Google is getting ready for the launch of its AMP-enabled Web pages, which the company said, will load much faster on mobile devices than standard HTML pages do.
As Google prepares for the official launch of Accelerated Mobile Pages
(AMP) sometime over the next few weeks, the company has some fresh tips for content publishers on how to prep their Web pages for the new framework.
The company on Jan. 20 unveiled a preview of an error report function in the Search Console that lets publishers get a quick overview of the general preparedness of their site for AMP. The AMP error report lets content publishers find common issues and drill down to specific types of errors and the URLs that contain them.
"This process helps you quickly find the most common issues, so that you can systematically address them in your site's AMP implementation (potentially just requiring tweaks in the templates or plugin used for these pages)," John Mueller, Google's Webmaster trends analyst in Zurich, wrote in a blog post
AMP is an open-source project that is designed to give publishers a way to speed up content delivery on mobile platforms. Accelerated Mobile Pages are designed to function just like standard HTML pages but with features that are optimized for smartphones and tablets. According to Google
, AMP files leverage new technology and design approaches that prioritize speed for delivering video, photos and other multimedia-rich content on mobile devices.
The company said that AMP is not designed to homogenize the look and feel of mobile content but to provide a standard way to format content for speedier delivery on smartphones and tablets. Mobile users often tend to abandon pages that take too long to load, depriving publishers of potential readers and the opportunity to earn revenue from subscriptions and advertisements, Google has noted previously.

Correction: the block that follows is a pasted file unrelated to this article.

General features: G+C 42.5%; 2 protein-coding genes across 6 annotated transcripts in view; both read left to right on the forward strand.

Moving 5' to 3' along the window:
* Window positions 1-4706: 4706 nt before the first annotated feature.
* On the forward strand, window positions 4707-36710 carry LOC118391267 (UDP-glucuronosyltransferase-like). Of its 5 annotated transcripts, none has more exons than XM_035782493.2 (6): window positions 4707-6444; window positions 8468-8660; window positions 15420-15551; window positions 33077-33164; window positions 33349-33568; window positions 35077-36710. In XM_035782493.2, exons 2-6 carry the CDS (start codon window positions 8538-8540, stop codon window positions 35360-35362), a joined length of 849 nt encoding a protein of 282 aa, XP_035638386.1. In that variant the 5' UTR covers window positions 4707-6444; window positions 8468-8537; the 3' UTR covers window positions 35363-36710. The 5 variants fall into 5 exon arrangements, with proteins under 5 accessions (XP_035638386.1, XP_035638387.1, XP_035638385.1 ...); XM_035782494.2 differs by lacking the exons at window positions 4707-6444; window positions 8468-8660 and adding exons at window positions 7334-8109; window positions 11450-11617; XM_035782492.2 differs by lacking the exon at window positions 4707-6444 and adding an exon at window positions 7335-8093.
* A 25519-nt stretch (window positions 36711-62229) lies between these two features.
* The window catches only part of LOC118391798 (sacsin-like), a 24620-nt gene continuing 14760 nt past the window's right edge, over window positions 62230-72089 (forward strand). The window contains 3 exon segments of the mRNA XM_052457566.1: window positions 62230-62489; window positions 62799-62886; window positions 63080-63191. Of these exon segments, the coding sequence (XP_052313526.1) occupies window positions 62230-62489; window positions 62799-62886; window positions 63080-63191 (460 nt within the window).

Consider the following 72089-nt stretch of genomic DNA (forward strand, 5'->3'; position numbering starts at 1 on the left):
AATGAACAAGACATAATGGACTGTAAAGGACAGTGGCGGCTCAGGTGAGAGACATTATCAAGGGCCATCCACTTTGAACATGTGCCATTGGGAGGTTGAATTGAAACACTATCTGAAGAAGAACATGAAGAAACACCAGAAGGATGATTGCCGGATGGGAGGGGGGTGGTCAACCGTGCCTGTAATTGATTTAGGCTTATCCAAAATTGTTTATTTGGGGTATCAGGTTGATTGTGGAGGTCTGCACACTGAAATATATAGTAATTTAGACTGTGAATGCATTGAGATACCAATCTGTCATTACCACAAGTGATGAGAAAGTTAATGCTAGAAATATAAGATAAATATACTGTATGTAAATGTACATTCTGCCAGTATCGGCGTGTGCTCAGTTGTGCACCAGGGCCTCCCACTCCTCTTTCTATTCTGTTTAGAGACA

Google's commitment to AMP is by no means purely altruistic. As a company that derives a sizeable chunk of its revenues from advertising, Google has a lot to gain from helping optimize content delivery on mobile platforms. The more users that read content on these platforms, the greater the potential that Google has for targeted ad delivery.
Content publishers are not required to AMP-enable their content. However Google has said it will prioritize AMP-enabled Websites and Web pages in its search engine results going forward. Web pages that are validated as being AMP-enabled will be crawled, stored and served from caches at the network edge to enable fast content delivery. When a mobile user searches for content on his or her device, Google Search will first search for and direct the user to cached AMP content relevant to the search when available, the company has noted.
That means publishers will essentially need to create two versions of their Web pages—one for standard desktop delivery and one based on AMP HTML—if they want to maintain their visibility in mobile search results. Google said more than two-dozen major publishers have expressed support for AMP while Pinterest, Twitter, WordPress and LinkedIn plan to integrate the format on their Websites as well.
Hinting that the formal launch of AMP is close at hand, Google has released more information and guidelines on how publishers can integrate AMP into their sites. Google's search guidelines for AMP provide recommendations on the measures that content publishers can take to create Web pages based on the AMP specification and to make them discoverable on Google Search.
Google also has recommendations on how content providers can test and validate their pages to make sure they are written properly in AMP HTML and how to use the appropriate data markups so the content is displayed more prominently in search results. Google has provided a status report capability that organizations can use to see a list of AMP pages on their site that have been successfully indexed.